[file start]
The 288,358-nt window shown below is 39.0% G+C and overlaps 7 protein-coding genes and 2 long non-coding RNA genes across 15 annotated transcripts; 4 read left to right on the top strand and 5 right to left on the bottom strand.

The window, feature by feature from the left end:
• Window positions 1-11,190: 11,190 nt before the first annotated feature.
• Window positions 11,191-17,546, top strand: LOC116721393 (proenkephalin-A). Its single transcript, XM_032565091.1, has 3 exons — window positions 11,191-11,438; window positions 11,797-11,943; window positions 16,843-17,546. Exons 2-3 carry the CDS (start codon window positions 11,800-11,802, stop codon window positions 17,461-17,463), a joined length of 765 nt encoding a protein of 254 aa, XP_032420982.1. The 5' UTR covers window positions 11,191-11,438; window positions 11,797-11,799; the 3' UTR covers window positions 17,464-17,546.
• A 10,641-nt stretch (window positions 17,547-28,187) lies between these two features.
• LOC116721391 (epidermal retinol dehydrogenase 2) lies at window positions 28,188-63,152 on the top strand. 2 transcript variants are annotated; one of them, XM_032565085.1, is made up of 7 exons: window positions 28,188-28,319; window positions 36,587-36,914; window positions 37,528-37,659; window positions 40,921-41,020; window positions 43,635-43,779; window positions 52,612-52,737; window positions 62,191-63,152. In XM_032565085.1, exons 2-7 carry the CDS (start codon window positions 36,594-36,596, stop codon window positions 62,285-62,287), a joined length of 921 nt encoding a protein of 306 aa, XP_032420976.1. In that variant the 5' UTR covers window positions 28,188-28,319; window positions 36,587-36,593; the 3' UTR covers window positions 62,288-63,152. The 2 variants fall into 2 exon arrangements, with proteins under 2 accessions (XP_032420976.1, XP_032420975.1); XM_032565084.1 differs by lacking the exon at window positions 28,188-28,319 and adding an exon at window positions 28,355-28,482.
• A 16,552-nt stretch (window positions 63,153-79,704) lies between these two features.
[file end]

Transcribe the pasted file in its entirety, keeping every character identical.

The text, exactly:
The 288,358-nt window shown below is 39.0% G+C and overlaps 7 protein-coding genes and 2 long non-coding RNA genes across 15 annotated transcripts; 4 read left to right on the top strand and 5 right to left on the bottom strand.

The window, feature by feature from the left end:
• Window positions 1-11,190: 11,190 nt before the first annotated feature.
• Window positions 11,191-17,546, top strand: LOC116721393 (proenkephalin-A). Its single transcript, XM_032565091.1, has 3 exons — window positions 11,191-11,438; window positions 11,797-11,943; window positions 16,843-17,546. Exons 2-3 carry the CDS (start codon window positions 11,800-11,802, stop codon window positions 17,461-17,463), a joined length of 765 nt encoding a protein of 254 aa, XP_032420982.1. The 5' UTR covers window positions 11,191-11,438; window positions 11,797-11,799; the 3' UTR covers window positions 17,464-17,546.
• A 10,641-nt stretch (window positions 17,547-28,187) lies between these two features.
• LOC116721391 (epidermal retinol dehydrogenase 2) lies at window positions 28,188-63,152 on the top strand. 2 transcript variants are annotated; one of them, XM_032565085.1, is made up of 7 exons: window positions 28,188-28,319; window positions 36,587-36,914; window positions 37,528-37,659; window positions 40,921-41,020; window positions 43,635-43,779; window positions 52,612-52,737; window positions 62,191-63,152. In XM_032565085.1, exons 2-7 carry the CDS (start codon window positions 36,594-36,596, stop codon window positions 62,285-62,287), a joined length of 921 nt encoding a protein of 306 aa, XP_032420976.1. In that variant the 5' UTR covers window positions 28,188-28,319; window positions 36,587-36,593; the 3' UTR covers window positions 62,288-63,152. The 2 variants fall into 2 exon arrangements, with proteins under 2 accessions (XP_032420976.1, XP_032420975.1); XM_032565084.1 differs by lacking the exon at window positions 28,188-28,319 and adding an exon at window positions 28,355-28,482.
• A 16,552-nt stretch (window positions 63,153-79,704) lies between these two features.